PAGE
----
© 2022 American Meteorological Society. For information regarding reuse of this content and general copyright information, consult the AMS Copyright Policy (www.ametsoc.org/PUBSReuseLicenses).

Corresponding author: Hsin Hsu, hhsu@gmu.edu

Abstract

The control of latent heat flux (LE) by soil moisture (SM) is a key process affecting the moisture and energy budgets at the land–atmosphere interface. SM–LE coupling relationships are conventionally examined using metrics involving temporal correlation. However, such a traditional linear approach, which fits a straight line across the full SM–LE space to evaluate the dependency, leaves out certain critical information: nonlinear SM–LE relationships and the long-recognized thresholds that lead to dramatically different behavior in different ranges of soil moisture, delineating a dry regime, a transitional regime of high sensitivity, and a wet (energy-limited) regime. Using data from climate models, reanalyses, and observationally constrained datasets, global patterns of SM–LE regimes are determined by segmented regression. Mutual information analysis is applied only for days when SM is in the transitional regime between critical points defining high sensitivity of LE to SM variations. Sensitivity is further decomposed into linear and nonlinear components. Results show discrepancies in the global patterns of existing SM regimes, but general consistencies among the linear and nonlinear components of SM–LE coupling. This implies that although models simulate differing surface hydroclimates, once SM is in the transitional regime, the locations where LE closely interacts with SM are well captured and resemble the conventional distribution of “hotspots” of land–atmosphere interactions. This indicates that only the transitional SM regime determines the strength of coupling, and attention should focused on when this regime occurs. This framework can also be applied to investigate extremes and the shifting surface hydroclimatology in a warming climate.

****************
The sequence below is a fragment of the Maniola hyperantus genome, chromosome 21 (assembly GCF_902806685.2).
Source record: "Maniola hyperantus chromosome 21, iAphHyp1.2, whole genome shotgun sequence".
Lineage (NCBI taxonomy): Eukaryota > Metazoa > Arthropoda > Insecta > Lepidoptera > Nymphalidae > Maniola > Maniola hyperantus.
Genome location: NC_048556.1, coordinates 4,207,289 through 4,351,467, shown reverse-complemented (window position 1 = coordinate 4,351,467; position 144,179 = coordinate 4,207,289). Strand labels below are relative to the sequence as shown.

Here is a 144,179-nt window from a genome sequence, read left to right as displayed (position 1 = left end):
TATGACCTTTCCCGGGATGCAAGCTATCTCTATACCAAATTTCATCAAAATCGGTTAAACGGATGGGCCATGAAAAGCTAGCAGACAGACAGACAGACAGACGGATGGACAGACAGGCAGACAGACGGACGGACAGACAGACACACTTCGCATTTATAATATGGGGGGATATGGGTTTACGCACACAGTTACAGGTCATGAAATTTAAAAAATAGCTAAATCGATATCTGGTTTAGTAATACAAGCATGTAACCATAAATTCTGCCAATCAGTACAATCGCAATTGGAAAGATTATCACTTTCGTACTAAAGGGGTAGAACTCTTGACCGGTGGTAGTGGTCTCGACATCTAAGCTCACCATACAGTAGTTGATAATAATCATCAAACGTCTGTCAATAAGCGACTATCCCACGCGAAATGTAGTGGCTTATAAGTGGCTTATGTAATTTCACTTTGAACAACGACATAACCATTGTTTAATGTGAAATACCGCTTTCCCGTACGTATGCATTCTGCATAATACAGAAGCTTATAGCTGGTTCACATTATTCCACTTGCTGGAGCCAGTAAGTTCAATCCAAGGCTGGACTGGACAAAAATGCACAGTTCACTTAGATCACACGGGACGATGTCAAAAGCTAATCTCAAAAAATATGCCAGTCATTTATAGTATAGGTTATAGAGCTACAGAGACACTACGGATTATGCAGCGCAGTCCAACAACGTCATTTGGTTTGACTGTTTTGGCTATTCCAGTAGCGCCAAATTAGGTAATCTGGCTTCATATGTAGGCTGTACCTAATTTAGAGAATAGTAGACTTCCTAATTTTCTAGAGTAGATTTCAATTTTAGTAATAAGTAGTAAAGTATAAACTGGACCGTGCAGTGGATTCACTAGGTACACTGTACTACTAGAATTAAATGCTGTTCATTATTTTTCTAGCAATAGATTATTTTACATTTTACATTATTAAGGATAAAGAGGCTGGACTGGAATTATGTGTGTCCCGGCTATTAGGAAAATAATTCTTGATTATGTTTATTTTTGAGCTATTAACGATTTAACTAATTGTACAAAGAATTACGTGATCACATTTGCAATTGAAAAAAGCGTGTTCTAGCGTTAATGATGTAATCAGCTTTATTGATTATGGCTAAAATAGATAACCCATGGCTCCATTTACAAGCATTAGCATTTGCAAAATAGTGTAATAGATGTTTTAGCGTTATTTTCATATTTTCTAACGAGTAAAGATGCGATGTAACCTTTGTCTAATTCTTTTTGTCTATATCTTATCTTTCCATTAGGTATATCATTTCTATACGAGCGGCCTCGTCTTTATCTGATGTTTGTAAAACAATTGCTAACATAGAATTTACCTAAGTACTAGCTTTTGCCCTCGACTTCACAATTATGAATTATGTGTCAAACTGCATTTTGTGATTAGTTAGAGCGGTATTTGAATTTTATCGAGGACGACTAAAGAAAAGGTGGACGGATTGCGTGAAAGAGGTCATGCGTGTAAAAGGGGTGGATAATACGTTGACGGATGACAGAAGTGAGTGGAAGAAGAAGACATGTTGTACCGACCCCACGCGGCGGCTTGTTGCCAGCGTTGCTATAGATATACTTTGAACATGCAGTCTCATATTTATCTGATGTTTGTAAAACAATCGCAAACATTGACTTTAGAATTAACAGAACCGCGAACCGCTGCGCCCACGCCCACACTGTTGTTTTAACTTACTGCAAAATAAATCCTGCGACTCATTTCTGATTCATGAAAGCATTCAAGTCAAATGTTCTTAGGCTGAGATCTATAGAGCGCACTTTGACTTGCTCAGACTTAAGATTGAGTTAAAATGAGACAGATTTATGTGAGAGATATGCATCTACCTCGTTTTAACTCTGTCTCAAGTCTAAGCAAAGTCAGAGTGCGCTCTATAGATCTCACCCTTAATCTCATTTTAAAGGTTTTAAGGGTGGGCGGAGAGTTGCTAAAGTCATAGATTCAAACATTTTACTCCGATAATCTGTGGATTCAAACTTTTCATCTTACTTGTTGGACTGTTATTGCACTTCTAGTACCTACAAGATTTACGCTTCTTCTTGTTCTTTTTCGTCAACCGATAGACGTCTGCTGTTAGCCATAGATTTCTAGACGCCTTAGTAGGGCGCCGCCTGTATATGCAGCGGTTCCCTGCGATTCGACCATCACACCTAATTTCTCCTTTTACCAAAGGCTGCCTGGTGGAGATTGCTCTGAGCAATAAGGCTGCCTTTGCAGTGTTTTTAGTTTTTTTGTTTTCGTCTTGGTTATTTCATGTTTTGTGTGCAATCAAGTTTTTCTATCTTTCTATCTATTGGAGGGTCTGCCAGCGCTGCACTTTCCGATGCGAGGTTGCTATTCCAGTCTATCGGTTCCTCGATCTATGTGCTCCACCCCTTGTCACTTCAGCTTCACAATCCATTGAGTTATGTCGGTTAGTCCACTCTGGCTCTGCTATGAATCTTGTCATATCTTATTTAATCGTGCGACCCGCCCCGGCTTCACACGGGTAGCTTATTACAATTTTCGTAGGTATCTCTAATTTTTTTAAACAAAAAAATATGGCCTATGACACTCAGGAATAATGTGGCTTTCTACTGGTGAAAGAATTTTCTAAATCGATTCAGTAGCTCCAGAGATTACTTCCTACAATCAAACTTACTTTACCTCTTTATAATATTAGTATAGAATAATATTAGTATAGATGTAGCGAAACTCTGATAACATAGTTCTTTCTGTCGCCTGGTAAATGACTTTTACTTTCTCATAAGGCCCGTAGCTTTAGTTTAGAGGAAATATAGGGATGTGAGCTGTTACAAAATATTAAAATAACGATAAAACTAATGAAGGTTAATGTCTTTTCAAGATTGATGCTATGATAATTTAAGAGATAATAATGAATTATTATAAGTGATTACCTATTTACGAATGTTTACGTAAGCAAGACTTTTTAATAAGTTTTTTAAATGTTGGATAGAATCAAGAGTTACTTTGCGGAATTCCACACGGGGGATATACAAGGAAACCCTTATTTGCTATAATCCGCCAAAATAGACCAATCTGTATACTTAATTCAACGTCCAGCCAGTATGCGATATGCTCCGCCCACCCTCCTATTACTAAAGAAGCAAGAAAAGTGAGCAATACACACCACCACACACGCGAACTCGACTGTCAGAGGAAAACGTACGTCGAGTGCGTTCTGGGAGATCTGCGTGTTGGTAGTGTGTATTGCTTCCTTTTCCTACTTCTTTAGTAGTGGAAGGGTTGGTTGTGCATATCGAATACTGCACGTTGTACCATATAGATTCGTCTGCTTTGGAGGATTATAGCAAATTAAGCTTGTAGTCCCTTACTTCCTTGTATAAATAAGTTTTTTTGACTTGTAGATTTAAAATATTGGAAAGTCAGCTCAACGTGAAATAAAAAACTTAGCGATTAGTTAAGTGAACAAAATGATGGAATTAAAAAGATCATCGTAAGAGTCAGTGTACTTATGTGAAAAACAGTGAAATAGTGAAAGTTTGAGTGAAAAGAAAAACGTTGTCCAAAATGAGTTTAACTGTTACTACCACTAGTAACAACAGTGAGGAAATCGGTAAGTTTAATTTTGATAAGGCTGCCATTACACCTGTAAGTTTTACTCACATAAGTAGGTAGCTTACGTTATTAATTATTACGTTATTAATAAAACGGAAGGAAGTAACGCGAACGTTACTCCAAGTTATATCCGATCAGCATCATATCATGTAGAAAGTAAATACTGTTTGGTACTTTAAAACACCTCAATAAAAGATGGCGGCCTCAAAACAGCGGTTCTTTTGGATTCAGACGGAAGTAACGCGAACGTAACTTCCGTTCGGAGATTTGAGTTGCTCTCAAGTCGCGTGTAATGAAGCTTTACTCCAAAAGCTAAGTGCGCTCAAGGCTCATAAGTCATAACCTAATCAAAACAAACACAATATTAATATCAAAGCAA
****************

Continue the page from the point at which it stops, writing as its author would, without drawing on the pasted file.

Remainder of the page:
Significance Statement

Evaporation is sensitive to soil moisture only within a specific range that is neither too dry nor too wet. This transitional regime is examined to quantify how strongly soil moisture controls local evaporation. We identify the dry, transitional, and wet regimes across the globe, and the locations where each regime is experienced; the spatial patterns among climate models and observationally based datasets often show discrepancies. When we determine dependencies between soil moisture and evaporation only within the transitional regime, we find general consistency of locations having simple linear dependencies versus more complex nonlinear relationships. We conclude that although surface hydroclimates differ between climate models and observations, the locations where soil moisture can control evaporation are well captured. These results have potential application for improved forecasting and climate change assessment.

© 2022 American Meteorological Society. For information regarding reuse of this content and general copyright information, consult the AMS Copyright Policy (www.ametsoc.org/PUBSReuseLicenses).

Corresponding author: Hsin Hsu, hhsu@gmu.edu